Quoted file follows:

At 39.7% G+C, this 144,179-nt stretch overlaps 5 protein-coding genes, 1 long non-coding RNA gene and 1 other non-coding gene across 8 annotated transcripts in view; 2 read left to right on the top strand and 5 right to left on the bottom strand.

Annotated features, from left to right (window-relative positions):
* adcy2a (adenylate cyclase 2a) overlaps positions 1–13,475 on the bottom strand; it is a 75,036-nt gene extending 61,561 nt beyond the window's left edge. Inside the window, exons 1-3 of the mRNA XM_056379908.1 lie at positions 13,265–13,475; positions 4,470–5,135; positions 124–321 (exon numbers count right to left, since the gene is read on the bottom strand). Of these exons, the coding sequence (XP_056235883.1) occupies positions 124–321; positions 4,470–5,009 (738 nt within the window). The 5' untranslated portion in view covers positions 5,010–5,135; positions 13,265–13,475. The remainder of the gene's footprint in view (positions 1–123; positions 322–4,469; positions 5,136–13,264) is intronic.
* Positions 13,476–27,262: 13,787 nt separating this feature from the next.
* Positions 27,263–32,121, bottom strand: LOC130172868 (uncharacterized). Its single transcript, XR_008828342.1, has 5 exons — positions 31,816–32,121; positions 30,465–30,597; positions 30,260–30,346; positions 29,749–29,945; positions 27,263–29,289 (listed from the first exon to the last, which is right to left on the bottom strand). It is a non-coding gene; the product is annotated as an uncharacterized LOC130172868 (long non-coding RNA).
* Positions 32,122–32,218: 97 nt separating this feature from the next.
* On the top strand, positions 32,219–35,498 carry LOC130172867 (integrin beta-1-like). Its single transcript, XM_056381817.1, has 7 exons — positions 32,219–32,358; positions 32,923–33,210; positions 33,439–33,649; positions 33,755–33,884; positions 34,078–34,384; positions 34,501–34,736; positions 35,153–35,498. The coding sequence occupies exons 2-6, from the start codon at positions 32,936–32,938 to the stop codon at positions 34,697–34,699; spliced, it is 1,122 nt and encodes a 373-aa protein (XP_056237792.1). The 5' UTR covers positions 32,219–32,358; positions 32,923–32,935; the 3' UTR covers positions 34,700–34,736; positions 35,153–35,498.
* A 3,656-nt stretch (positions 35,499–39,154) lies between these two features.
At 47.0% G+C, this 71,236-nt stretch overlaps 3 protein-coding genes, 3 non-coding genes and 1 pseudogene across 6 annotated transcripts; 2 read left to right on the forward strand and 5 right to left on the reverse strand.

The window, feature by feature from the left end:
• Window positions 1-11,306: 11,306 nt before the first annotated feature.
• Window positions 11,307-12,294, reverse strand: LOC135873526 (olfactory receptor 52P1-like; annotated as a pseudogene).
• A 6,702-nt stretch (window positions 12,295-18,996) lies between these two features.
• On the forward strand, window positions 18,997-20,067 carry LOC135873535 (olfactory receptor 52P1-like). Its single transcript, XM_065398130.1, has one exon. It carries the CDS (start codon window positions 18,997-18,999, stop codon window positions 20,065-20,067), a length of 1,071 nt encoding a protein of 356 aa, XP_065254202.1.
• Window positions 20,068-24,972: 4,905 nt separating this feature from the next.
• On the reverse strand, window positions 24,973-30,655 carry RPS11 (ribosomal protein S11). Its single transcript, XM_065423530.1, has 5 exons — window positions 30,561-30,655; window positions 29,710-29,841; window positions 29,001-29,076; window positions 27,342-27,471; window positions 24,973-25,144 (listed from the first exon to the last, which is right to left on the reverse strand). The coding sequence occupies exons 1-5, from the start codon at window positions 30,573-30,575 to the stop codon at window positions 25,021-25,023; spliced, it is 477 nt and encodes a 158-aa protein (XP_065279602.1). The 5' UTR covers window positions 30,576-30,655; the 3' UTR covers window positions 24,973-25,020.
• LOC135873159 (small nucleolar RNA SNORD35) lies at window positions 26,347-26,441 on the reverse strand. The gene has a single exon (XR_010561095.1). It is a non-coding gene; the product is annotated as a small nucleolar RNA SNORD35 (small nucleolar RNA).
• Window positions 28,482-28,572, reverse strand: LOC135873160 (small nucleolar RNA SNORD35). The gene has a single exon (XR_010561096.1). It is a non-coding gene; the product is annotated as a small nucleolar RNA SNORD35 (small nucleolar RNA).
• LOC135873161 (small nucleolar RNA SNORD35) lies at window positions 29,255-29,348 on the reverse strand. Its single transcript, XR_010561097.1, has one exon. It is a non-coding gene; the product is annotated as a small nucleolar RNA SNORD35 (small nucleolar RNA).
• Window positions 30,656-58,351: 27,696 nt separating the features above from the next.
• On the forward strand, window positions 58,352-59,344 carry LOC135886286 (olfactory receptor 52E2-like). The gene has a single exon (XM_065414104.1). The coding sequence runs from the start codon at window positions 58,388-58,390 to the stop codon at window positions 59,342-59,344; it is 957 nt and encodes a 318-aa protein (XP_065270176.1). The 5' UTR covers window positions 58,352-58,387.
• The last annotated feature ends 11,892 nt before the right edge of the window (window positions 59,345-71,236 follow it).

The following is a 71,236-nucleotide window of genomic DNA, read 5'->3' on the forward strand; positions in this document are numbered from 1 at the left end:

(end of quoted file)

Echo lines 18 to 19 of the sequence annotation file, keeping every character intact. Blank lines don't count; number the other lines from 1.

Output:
• Window positions 28,482-28,572, reverse strand: LOC135873160 (small nucleolar RNA SNORD35). The gene has a single exon (XR_010561096.1). It is a non-coding gene; the product is annotated as a small nucleolar RNA SNORD35 (small nucleolar RNA).
• LOC135873161 (small nucleolar RNA SNORD35) lies at window positions 29,255-29,348 on the reverse strand. Its single transcript, XR_010561097.1, has one exon. It is a non-coding gene; the product is annotated as a small nucleolar RNA SNORD35 (small nucleolar RNA).